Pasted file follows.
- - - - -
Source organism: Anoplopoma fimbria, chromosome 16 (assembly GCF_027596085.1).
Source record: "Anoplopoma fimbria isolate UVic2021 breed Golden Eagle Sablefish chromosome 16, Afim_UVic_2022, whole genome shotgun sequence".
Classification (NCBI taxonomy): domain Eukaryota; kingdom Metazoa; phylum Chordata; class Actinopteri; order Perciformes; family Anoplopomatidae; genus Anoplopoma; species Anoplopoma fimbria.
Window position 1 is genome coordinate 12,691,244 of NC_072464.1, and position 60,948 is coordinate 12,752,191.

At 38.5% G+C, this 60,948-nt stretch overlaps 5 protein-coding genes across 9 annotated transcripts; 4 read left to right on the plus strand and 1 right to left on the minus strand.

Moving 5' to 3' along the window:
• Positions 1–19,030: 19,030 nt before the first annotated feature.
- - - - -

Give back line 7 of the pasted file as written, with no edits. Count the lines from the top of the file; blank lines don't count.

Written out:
• Positions 1–19,030: 19,030 nt before the first annotated feature.